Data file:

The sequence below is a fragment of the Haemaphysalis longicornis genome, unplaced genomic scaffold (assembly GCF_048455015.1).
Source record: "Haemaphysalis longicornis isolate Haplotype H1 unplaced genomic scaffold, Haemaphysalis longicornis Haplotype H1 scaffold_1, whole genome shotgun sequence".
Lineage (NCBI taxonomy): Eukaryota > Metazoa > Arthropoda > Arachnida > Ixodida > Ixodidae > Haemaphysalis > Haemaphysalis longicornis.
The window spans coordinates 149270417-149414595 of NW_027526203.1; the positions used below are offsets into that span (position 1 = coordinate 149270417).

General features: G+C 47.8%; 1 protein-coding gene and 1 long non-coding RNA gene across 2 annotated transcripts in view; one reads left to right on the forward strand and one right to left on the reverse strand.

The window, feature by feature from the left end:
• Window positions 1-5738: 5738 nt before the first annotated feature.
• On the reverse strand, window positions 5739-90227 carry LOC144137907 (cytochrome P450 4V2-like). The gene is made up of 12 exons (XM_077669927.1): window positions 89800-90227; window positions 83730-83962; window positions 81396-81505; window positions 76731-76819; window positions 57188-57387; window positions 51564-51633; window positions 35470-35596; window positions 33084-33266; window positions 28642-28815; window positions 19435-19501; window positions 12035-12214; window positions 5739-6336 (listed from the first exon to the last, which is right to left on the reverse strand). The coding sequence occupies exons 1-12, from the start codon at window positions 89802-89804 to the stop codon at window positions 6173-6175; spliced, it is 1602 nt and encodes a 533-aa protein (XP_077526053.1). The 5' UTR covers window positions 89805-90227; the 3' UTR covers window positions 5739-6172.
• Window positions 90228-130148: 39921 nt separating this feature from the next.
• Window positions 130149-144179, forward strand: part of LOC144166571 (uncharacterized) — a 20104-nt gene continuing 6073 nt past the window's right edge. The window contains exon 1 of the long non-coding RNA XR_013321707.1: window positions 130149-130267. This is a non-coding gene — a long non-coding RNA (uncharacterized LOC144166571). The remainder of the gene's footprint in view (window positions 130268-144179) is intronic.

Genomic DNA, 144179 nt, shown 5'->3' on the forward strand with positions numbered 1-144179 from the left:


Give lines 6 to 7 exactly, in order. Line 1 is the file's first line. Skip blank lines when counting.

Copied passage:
The window, feature by feature from the left end:
• Window positions 1-5738: 5738 nt before the first annotated feature.